First, EARNITA would still create legal uncertainty and invite protracted litigation over whether a state liability claim arises “because” of the use of encryption (rather than as a contributing cause), seriously disincentivizing the development and use of these crucial protections, especially by small and medium-sized enterprises. Second, EARNITA would still enable state legislatures to enact new laws restricting the ability of services to design features that protect the privacy and security of users that arguably tip-toe around the specific use of encryption protocols, such as requiring “client-side scanning” or the addition of “ghost users.” Finally, while the EARNITA Commission’s ‘best practices’ no longer carry de facto regulatory authority, they remain a threat to online safety because they would likely be considered by courts in evaluating whether a company has behaved “negligently” or “recklessly” under state law. 

2. Threats to Online Speech

The legal uncertainty EARNITA would unleash for offering a service that can host or transmit user-generated content would in all likelihood cause some providers to decide not to introduce new features or to shut down entirely due to dramatically expanded liability risks. Providers that continue to offer these services will be incentivized to over-moderate and filter lawful content, shrinking the scope and diversity of Constitutionally-protected free speech online. What’s more, experts anticipate that the suppressed expression resulting from EARNITA would disproportionally impact LGBTQ communities and children. Recent history provides support for these concerns. The SESTA/FOSTA legislation passed in 2018 that similarly carved out from Section 230 immunity user content facilitating sex trafficking has already negatively impacted online speech and marginalized communities. EARNITA threatens to cause even more harm by permitting broader state-level claims that are unmoored from any consistent federal standard of liability.

3. Threats to the Prosecution of Bad Actors

Under existing law, providers have the flexibility and legal certainty to pursue and report the hosting and transmission of illegal content on their services, which they do millions of times a year. Fourth Amendment jurisprudence necessitates that the government be very careful when legislating in this space. Any law with the effect of compelling providers to scan their services for CSAM and report their users to the federal government could be construed as transforming a service provider into a “state actor” for the purposes of that search. This would trigger the applicability of Constitutional protections and warrant requirements. As a result, evidence of criminal activity that is currently voluntarily detected by providers could be thrown out of court. State laws made relevant under EARNITA that create liability for “negligent” or “reckless” conduct may have the effect of compelling providers to search for CSAM on their services, raising “state actor” problems that will make prosecuting criminal activity more difficult.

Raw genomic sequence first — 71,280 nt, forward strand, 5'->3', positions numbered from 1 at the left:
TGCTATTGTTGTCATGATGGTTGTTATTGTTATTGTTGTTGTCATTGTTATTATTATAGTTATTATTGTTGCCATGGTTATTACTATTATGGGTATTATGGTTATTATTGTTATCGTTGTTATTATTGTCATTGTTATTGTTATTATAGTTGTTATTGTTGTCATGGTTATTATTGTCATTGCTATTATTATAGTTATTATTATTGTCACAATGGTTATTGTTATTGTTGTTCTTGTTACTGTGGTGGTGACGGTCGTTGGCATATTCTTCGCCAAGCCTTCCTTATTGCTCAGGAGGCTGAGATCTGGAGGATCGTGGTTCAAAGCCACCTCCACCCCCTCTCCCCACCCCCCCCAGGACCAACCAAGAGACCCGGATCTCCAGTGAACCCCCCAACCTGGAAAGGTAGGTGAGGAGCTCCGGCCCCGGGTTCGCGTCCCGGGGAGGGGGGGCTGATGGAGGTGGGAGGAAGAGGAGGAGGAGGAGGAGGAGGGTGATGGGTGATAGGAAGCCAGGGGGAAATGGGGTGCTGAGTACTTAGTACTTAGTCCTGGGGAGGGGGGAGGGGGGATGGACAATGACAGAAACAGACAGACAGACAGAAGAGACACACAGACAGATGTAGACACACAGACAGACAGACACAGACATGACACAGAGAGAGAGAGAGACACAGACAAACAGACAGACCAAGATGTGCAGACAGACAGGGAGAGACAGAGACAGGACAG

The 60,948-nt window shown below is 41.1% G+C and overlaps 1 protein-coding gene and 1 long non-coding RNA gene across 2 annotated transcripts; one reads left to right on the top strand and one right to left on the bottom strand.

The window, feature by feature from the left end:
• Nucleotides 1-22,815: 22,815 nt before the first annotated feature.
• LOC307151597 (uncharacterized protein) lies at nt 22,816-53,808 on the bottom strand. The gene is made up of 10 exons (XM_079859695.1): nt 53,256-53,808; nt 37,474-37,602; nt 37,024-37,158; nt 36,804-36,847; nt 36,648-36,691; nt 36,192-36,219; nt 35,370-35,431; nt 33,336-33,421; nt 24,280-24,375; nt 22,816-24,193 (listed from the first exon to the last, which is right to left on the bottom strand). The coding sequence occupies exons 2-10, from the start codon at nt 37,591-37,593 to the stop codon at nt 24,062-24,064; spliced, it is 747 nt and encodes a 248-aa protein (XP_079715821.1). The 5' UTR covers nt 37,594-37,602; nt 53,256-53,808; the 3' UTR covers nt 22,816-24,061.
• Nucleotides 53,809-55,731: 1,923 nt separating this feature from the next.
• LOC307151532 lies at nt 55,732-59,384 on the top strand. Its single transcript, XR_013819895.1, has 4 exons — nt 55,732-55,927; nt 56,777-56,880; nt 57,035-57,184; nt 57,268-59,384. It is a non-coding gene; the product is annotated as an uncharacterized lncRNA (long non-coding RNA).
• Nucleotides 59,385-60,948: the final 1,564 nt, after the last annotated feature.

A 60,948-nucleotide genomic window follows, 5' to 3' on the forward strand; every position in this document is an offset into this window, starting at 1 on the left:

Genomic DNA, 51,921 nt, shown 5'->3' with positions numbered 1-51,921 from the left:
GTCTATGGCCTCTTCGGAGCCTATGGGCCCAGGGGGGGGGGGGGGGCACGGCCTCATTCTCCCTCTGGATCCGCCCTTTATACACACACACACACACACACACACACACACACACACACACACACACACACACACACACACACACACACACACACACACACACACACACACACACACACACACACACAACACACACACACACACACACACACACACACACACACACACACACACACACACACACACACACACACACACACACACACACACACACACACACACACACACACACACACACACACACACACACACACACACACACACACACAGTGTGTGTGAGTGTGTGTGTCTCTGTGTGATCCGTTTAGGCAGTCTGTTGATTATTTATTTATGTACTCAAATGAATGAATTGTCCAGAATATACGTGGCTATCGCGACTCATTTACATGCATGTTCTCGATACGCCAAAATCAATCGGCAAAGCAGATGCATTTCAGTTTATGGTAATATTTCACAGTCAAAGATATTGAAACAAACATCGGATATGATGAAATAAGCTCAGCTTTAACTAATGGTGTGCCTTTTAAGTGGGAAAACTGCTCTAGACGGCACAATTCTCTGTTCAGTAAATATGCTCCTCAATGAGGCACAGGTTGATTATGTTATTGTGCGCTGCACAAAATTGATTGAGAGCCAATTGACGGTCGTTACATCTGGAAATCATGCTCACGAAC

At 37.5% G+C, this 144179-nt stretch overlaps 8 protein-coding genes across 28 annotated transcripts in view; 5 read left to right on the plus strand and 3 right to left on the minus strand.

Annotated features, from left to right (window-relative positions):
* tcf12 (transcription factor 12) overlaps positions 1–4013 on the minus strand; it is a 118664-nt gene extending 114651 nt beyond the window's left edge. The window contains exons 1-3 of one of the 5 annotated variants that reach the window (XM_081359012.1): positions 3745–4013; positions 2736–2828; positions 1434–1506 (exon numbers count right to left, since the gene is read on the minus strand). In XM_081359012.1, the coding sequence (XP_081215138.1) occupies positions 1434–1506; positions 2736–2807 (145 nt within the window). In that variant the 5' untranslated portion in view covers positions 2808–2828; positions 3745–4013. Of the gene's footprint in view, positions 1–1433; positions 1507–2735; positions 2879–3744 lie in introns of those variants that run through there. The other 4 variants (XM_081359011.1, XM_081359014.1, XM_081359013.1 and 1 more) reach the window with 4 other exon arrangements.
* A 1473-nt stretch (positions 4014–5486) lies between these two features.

Conclusion

The EARNITA legislation targets a real and pressing problem facing law enforcement in the modern digital environment. Unfortunately, by remaining focused solely on Section 230, EARNITA continues to miss the mark when it comes to combating the exploitation of children and threatens serious unintended consequences to online safety. Keeping individuals, particularly children, safe online is a critical priority that will require full consideration and engagement by impacted stakeholders to find effective solutions.


¹ See Table D-2—U.S. District Courts–Criminal Federal Judicial Caseload Statistics (Mar. 31, 2020), https://www.uscourts.gov/statistics/table/d-2/federal-judicial-caseload-statistics/2020/03/31.